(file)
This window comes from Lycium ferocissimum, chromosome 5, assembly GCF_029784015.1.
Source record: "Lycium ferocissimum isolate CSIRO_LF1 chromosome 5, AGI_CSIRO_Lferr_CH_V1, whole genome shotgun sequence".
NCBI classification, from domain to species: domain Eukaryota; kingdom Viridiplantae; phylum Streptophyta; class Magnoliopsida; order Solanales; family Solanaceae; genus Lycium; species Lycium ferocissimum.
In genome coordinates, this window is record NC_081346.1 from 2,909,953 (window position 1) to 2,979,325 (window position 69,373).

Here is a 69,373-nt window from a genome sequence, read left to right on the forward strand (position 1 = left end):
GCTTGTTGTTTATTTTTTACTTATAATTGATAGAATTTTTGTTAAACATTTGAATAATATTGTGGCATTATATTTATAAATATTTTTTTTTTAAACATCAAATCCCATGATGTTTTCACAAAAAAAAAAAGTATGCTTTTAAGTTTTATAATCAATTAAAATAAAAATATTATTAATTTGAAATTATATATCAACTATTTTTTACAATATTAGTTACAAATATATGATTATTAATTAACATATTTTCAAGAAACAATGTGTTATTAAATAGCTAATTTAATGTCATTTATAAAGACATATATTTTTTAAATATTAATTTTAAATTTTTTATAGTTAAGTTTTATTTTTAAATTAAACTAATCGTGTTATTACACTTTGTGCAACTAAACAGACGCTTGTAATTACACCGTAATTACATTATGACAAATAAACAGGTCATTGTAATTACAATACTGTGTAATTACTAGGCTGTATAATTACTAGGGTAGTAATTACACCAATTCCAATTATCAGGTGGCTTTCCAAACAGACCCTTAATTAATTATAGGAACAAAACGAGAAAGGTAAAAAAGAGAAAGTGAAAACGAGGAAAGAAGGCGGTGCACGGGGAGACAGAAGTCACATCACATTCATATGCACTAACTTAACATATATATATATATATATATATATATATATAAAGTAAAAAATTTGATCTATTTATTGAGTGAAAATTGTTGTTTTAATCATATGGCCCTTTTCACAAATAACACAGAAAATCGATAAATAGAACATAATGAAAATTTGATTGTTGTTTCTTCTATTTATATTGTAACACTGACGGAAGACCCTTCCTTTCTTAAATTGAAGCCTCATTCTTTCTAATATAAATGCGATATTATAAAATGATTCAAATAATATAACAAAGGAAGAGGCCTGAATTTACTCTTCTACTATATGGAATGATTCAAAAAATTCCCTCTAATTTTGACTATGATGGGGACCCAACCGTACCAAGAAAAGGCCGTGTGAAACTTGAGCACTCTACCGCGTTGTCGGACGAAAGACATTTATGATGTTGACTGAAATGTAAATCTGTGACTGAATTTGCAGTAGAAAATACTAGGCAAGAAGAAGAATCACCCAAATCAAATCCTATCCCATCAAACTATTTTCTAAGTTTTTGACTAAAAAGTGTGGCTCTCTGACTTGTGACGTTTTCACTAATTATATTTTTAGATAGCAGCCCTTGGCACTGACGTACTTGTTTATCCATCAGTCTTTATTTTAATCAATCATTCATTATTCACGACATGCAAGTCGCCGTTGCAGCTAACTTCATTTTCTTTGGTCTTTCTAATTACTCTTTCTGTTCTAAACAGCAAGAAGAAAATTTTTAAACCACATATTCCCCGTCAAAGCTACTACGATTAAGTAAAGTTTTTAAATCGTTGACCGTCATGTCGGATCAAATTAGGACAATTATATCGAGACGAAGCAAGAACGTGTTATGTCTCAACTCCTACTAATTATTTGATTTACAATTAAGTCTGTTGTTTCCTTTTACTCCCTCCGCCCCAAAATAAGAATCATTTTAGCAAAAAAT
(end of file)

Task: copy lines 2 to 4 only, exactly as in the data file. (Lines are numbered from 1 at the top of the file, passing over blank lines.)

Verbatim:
Source record: "Lycium ferocissimum isolate CSIRO_LF1 chromosome 5, AGI_CSIRO_Lferr_CH_V1, whole genome shotgun sequence".
NCBI classification, from domain to species: domain Eukaryota; kingdom Viridiplantae; phylum Streptophyta; class Magnoliopsida; order Solanales; family Solanaceae; genus Lycium; species Lycium ferocissimum.
In genome coordinates, this window is record NC_081346.1 from 2,909,953 (window position 1) to 2,979,325 (window position 69,373).